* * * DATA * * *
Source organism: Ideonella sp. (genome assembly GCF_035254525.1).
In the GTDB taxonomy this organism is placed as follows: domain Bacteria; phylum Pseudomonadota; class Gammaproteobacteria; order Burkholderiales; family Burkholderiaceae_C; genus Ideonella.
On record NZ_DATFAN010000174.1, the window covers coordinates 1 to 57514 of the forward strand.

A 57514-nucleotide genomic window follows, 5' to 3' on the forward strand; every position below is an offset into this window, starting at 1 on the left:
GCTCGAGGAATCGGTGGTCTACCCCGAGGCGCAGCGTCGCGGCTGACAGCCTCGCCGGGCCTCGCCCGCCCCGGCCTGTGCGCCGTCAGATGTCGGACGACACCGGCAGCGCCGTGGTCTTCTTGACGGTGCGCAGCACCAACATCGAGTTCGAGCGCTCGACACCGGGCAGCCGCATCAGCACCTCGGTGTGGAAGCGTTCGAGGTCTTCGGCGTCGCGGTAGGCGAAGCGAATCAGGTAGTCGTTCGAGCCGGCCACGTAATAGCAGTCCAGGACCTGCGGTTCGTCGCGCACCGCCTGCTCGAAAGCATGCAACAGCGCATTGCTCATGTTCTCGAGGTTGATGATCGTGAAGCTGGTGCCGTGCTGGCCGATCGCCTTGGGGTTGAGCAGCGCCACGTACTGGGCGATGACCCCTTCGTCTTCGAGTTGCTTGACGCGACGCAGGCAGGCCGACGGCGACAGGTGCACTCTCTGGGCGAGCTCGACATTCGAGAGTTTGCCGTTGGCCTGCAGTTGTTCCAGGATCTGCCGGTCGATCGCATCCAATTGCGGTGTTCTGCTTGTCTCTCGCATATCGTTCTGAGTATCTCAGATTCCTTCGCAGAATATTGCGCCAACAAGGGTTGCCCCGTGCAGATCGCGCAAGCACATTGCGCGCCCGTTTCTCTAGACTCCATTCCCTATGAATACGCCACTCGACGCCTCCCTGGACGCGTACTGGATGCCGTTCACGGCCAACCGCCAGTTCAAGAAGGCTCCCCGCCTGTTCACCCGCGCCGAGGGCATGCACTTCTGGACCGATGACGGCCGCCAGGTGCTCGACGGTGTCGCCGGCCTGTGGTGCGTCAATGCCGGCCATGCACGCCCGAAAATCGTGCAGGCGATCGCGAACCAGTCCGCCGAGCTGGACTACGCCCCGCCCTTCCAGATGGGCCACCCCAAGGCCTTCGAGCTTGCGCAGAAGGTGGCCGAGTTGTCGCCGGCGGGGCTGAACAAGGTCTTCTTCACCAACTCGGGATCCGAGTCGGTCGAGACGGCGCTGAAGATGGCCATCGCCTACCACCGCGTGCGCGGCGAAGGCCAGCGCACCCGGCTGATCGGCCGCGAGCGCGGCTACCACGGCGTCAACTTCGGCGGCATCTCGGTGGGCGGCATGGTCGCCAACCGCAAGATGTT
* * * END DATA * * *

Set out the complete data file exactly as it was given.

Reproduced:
Source organism: Ideonella sp. (genome assembly GCF_035254525.1).
In the GTDB taxonomy this organism is placed as follows: domain Bacteria; phylum Pseudomonadota; class Gammaproteobacteria; order Burkholderiales; family Burkholderiaceae_C; genus Ideonella.
On record NZ_DATFAN010000174.1, the window covers coordinates 1 to 57514 of the forward strand.

A 57514-nucleotide genomic window follows, 5' to 3' on the forward strand; every position below is an offset into this window, starting at 1 on the left:
GCTCGAGGAATCGGTGGTCTACCCCGAGGCGCAGCGTCGCGGCTGACAGCCTCGCCGGGCCTCGCCCGCCCCGGCCTGTGCGCCGTCAGATGTCGGACGACACCGGCAGCGCCGTGGTCTTCTTGACGGTGCGCAGCACCAACATCGAGTTCGAGCGCTCGACACCGGGCAGCCGCATCAGCACCTCGGTGTGGAAGCGTTCGAGGTCTTCGGCGTCGCGGTAGGCGAAGCGAATCAGGTAGTCGTTCGAGCCGGCCACGTAATAGCAGTCCAGGACCTGCGGTTCGTCGCGCACCGCCTGCTCGAAAGCATGCAACAGCGCATTGCTCATGTTCTCGAGGTTGATGATCGTGAAGCTGGTGCCGTGCTGGCCGATCGCCTTGGGGTTGAGCAGCGCCACGTACTGGGCGATGACCCCTTCGTCTTCGAGTTGCTTGACGCGACGCAGGCAGGCCGACGGCGACAGGTGCACTCTCTGGGCGAGCTCGACATTCGAGAGTTTGCCGTTGGCCTGCAGTTGTTCCAGGATCTGCCGGTCGATCGCATCCAATTGCGGTGTTCTGCTTGTCTCTCGCATATCGTTCTGAGTATCTCAGATTCCTTCGCAGAATATTGCGCCAACAAGGGTTGCCCCGTGCAGATCGCGCAAGCACATTGCGCGCCCGTTTCTCTAGACTCCATTCCCTATGAATACGCCACTCGACGCCTCCCTGGACGCGTACTGGATGCCGTTCACGGCCAACCGCCAGTTCAAGAAGGCTCCCCGCCTGTTCACCCGCGCCGAGGGCATGCACTTCTGGACCGATGACGGCCGCCAGGTGCTCGACGGTGTCGCCGGCCTGTGGTGCGTCAATGCCGGCCATGCACGCCCGAAAATCGTGCAGGCGATCGCGAACCAGTCCGCCGAGCTGGACTACGCCCCGCCCTTCCAGATGGGCCACCCCAAGGCCTTCGAGCTTGCGCAGAAGGTGGCCGAGTTGTCGCCGGCGGGGCTGAACAAGGTCTTCTTCACCAACTCGGGATCCGAGTCGGTCGAGACGGCGCTGAAGATGGCCATCGCCTACCACCGCGTGCGCGGCGAAGGCCAGCGCACCCGGCTGATCGGCCGCGAGCGCGGCTACCACGGCGTCAACTTCGGCGGCATCTCGGTGGGCGGCATGGTCGCCAACCGCAAGATGTT